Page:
I was just saying, I knew grandma had a recipe for ice cream somewhere… :)
In my previous posting, I wrote a little bit about the background of commercial ice cream. I was surprised to discover the wide range and easy availability of commercially-produced ice cream by Cold Storage in Singapore as early as the mid-1920s!
My grandmother enjoyed ice cream very much and we usually had a tub in the fridge, but for grandma, it always had to be served very very cold and hard. Melting and soft scoop ice cream gave her indigestion she said. Mocha and coffee were her favourite flavours.
Most ice cream recipes I have come across involve taking it out of the freezer at intervals for beating several times. This recipe has a special trick for making “smooth as velvet” ice cream without the need for re-beating! This tip for saving time and energy would have been very welcome for busy housewives :).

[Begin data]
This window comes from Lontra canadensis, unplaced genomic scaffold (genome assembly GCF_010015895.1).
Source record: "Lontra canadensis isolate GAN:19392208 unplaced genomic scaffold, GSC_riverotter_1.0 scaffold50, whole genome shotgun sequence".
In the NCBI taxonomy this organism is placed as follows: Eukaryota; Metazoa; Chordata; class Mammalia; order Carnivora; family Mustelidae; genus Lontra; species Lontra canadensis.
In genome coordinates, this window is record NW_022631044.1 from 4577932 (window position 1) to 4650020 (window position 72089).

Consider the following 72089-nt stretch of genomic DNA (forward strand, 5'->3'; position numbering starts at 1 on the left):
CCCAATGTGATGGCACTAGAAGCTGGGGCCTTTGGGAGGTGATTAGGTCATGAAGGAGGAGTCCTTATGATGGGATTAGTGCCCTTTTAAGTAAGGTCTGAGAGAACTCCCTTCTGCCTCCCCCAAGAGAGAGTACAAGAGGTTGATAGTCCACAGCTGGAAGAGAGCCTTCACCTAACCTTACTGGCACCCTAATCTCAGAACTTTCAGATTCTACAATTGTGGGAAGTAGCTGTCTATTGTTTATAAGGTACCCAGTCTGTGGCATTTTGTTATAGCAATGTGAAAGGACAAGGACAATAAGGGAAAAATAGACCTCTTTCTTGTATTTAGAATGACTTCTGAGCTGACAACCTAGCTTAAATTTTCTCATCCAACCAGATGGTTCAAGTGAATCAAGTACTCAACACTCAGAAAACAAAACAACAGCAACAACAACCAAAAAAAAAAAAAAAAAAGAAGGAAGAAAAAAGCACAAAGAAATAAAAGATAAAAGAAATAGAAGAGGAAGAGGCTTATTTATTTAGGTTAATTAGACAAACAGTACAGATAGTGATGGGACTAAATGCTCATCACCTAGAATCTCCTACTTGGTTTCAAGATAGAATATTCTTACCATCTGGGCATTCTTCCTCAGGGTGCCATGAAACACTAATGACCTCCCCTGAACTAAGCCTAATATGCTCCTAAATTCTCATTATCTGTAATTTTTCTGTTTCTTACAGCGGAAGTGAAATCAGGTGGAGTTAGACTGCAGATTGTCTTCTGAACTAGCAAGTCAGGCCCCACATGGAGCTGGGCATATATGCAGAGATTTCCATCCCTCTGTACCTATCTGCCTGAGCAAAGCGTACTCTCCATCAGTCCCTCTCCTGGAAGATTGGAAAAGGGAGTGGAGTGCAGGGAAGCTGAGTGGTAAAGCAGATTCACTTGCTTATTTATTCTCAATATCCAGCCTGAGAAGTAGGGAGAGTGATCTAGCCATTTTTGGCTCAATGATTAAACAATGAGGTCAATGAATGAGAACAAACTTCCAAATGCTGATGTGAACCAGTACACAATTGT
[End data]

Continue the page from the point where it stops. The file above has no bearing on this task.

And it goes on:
The history of housework and technology in the twentieth century is largely about the amount of manpower needed to maintain the desired lifestyle for a household (such as eating fancy stuff like ice-cream). As technology historian, Ruth Schwartz Cowan, writes in More Work for Mother: The Ironies of Household Technology from the Open Hearth to the Microwave, new technology didn’t necessarily eliminate the need for human domestic helpers for housewives. In colonial Malaya (or present-day Singapore/Malaysia), modern technology or not, paid household help was, and still is, very common.